ing the chief portion of her time to
"The Dance of thd Hours."
MEMBER OF MICHIGAN GUARDS
TO ADDRESS RIFLE CLUB MEN
Feels Sure That Michigan l arksmen
Can Use Range of State 1oi ftia;
-Will Report Later
Major Pack, of the Michigan Nation-
al guards, who has been a prime-mov-
er in the organization of the Rifle club,I
will speak at the meeting of the gun-
men in room 311 of the new engineer-
ing building at 7:30 o'clock tomorrow
night.
Major Pack feels confident that the
Michigan marksmen can use the rifle
range of the state militia, and after
further investigation, will give a final
report. His interest in the university
rifle societies is not confined to the
present organization, but he was also
active in the organization of that na-
ture which existed in the university
some years ago,
With the rapid progress that is be-
ing made, it is likely that the Michigan
Rifle club will be able to put a team
in the field to compete in class C, withl
such institutions as Dartmot'h, Mis-
souri, Lehigh, Columbia, . and Penn
State;

ager was change
time as the ele
and track main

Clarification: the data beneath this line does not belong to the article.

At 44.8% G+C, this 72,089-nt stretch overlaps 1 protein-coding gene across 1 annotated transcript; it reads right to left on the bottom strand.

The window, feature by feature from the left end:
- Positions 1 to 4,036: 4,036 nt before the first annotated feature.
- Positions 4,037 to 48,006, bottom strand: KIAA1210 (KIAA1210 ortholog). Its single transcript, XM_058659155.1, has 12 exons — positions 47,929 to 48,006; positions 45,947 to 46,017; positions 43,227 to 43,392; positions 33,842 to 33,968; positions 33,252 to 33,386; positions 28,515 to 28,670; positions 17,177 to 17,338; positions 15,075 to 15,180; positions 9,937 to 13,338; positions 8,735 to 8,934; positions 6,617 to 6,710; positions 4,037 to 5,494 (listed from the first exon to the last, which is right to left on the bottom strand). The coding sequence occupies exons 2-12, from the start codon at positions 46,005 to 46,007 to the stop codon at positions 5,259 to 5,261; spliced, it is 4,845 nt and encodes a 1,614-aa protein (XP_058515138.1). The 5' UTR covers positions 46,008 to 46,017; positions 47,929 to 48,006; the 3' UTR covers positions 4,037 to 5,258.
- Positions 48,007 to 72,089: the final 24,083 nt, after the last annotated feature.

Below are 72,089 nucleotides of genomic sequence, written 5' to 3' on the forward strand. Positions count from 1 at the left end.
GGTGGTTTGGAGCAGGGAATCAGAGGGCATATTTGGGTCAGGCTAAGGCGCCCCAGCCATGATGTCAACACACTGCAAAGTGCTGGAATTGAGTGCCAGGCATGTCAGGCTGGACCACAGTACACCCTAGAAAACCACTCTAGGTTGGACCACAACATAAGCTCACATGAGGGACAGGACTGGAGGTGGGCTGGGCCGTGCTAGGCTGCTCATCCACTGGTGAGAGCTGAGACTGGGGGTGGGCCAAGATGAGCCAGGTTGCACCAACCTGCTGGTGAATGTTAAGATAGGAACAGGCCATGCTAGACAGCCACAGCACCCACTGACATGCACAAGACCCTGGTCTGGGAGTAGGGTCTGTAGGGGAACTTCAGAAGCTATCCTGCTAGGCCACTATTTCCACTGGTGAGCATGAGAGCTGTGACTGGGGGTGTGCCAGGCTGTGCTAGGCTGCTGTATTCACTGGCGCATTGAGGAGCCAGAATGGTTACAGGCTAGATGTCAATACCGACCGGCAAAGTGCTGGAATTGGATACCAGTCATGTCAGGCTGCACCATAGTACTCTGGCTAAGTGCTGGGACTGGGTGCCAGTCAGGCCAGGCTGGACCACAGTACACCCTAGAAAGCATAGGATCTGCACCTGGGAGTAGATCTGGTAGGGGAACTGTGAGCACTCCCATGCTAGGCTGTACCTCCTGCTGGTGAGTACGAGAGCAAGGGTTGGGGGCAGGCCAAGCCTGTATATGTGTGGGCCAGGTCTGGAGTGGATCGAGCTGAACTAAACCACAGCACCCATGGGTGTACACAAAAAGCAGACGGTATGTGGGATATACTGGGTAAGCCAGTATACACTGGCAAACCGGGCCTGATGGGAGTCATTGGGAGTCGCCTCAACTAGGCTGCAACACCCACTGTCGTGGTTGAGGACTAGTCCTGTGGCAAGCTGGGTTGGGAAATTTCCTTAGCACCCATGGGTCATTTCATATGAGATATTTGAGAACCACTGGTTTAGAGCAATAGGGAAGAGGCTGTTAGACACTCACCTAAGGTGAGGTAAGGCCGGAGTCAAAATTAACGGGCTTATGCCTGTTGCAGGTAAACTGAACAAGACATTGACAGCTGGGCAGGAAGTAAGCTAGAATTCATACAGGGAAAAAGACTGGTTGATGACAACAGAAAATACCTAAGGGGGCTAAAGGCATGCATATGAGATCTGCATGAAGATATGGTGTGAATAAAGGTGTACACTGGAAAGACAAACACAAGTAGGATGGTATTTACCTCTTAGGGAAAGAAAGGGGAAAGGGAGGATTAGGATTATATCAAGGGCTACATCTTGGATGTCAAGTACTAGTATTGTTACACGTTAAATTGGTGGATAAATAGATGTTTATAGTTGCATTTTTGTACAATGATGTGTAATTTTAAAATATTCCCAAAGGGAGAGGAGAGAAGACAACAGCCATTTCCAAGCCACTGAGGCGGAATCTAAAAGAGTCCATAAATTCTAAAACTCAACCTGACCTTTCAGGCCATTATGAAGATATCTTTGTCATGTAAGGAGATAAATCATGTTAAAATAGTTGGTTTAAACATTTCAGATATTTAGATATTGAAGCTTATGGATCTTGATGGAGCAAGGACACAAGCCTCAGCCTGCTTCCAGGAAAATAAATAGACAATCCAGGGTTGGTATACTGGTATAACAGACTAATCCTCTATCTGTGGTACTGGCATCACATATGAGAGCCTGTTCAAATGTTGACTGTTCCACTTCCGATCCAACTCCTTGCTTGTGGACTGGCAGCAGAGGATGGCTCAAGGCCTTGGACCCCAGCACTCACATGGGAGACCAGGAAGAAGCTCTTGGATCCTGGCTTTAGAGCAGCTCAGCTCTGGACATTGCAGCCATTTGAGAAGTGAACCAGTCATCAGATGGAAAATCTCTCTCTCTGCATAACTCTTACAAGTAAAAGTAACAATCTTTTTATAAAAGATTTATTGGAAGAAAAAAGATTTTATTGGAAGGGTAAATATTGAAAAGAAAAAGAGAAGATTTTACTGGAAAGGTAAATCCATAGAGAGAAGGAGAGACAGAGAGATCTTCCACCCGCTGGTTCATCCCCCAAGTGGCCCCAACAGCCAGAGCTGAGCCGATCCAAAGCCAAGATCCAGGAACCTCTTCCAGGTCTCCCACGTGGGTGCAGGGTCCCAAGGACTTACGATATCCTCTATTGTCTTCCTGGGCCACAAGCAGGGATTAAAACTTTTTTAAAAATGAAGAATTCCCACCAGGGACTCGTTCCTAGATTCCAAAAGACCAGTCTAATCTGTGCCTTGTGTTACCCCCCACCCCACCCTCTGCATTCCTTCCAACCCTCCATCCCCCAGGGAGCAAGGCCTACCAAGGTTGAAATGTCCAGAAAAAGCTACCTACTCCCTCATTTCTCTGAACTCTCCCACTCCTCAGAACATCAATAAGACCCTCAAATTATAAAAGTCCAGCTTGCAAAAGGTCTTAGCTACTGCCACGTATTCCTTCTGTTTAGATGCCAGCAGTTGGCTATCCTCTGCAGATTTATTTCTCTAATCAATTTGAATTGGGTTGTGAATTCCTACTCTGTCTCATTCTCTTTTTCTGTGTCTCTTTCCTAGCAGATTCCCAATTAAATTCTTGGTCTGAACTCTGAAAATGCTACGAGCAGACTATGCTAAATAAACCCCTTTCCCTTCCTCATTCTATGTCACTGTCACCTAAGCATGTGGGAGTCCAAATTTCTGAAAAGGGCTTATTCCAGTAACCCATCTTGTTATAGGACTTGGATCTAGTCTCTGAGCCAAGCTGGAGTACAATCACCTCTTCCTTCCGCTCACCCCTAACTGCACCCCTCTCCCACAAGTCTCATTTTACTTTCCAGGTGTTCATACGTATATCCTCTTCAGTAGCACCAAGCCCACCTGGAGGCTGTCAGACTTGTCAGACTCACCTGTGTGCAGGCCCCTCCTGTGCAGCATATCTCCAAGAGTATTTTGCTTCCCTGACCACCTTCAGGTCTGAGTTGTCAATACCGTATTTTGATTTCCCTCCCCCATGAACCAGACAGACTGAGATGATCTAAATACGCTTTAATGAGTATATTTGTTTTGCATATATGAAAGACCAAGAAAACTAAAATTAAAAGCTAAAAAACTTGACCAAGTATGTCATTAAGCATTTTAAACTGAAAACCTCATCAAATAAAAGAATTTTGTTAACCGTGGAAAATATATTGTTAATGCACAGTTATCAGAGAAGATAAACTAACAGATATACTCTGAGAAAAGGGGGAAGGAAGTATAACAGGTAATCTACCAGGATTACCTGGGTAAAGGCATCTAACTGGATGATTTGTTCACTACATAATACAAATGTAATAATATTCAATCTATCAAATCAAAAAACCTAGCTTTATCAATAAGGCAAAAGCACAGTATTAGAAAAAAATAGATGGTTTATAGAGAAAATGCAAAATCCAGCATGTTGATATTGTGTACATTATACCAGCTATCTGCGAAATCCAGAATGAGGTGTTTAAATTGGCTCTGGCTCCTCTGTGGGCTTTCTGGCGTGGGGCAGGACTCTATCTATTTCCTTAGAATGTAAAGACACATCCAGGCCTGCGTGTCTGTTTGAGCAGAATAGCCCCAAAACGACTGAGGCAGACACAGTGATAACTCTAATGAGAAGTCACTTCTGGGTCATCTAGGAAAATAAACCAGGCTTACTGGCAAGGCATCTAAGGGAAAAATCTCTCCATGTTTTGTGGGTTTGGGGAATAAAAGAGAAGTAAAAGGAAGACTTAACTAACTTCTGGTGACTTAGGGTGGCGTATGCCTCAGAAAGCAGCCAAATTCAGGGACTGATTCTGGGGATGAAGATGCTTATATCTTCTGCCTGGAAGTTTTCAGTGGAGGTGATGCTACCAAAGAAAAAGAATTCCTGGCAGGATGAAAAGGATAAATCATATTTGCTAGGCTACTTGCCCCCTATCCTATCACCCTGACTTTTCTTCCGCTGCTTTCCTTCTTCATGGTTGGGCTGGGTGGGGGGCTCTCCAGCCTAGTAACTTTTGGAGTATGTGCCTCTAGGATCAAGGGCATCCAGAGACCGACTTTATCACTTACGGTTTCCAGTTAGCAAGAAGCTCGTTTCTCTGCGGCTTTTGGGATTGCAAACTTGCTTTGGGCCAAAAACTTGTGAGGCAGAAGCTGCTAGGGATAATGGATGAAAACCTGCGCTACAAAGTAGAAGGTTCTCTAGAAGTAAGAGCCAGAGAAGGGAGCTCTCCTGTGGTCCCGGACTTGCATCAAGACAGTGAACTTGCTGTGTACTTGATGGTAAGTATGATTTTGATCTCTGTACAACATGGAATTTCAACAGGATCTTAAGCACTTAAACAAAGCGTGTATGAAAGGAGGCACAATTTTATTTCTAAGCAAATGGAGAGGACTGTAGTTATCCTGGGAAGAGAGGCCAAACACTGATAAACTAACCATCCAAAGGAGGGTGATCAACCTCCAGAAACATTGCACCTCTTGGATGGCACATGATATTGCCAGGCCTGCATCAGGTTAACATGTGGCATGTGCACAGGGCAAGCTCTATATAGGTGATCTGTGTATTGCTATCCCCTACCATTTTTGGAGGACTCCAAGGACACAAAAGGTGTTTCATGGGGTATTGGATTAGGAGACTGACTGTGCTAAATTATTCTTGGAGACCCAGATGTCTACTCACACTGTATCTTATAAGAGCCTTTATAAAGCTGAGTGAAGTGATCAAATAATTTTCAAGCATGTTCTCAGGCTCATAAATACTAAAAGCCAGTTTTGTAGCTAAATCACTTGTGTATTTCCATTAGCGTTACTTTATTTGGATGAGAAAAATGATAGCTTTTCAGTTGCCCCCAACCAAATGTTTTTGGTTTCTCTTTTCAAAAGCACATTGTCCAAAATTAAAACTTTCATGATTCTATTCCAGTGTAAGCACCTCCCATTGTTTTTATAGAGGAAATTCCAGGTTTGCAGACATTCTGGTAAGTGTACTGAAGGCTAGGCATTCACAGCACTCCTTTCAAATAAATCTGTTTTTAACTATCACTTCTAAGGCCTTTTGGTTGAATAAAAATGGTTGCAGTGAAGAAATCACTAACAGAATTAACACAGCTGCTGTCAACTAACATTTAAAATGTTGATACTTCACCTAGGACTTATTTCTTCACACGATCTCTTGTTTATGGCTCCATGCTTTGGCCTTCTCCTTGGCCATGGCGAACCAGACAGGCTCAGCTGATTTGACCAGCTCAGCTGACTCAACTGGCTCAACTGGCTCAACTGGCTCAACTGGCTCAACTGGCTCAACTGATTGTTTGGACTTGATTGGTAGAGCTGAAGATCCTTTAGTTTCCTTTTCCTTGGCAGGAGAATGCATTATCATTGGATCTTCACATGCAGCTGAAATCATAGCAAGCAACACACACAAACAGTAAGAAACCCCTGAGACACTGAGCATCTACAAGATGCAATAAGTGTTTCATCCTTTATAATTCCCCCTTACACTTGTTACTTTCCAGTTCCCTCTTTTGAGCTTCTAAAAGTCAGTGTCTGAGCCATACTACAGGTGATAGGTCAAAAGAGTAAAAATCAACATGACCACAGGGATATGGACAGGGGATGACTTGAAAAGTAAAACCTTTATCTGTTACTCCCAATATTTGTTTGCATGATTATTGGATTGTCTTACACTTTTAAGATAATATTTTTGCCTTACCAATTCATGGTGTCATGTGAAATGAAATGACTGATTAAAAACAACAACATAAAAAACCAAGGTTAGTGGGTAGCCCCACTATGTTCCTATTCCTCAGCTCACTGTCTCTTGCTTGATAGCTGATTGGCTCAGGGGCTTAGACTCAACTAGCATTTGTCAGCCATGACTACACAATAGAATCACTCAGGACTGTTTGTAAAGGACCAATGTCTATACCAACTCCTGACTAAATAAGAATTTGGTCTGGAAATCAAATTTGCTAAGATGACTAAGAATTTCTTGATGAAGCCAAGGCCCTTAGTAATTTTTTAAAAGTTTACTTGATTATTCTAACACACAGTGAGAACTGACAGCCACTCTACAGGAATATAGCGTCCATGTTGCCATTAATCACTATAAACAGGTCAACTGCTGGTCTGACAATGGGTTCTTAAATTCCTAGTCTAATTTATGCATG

come effective it
on a. competitiv
may run by pet
The resolutior
of the duties of
to aid the intram

takes pa
, or have

his propose
n Vaughan
lowed in th4
d on Page.4

PROF.

I Year Men To MakeI
Smoker Union Tonigb
>f. David Friday will spe
r lit smoker to be held
k tonight at the Union.
rogram has been arra
g quartet composed of C
augh, '16L, Eugene E. Ek
'S. Switzer, '16, and Stai
, '16, will render popul
,walian ukekele trio, W.
'16, Eady and Ashbaugb
ce this instrument.
baret capers introduced
rick, '15, and B. B. Bo(
also feature the progra
r Scanlon, '16L and Fran
school of music, will giv

The board granted the juni
two extra sets of numerals,
procured at the expense of th
The list of men to receive the :
was ratifled.
To determine and ratify the
15 fresh engineers, who are
ceive their numerals, a commit
sisting of Intramural Directoi
C. H. Lang, '15, and W. B. Pal
was appointed.
A committee consisting of
Johnson, '16L, and W. B. Par
was named to investigate suit
signia to be awarded this yea
cer team.
PERCY HAT'GHTON DRAWS
Harvard's Share of Receipts i
With Eli Large
Harvard's championship
eleven cost about $25,000 to be
ed this fall. The single large
was .the salary paid Coach
Haughton. As head coach, Per
down a -meagre $7,500. The
sistant coaches also drew sub
remunerations.
The team's traveling expens
light, as only one game was
away from the stadium. This
encounter in the Yale Bowl, ar
yard's division of the $120,000
from this encounter were of s
proportions to at least guaras
continuance of the game at Can

9

ill Auditorium

GLEE AND MANDOLIN CLUB

TjAX

Thursday
Dec. 10th
8 PS.M.

Co

CERT

2

BIT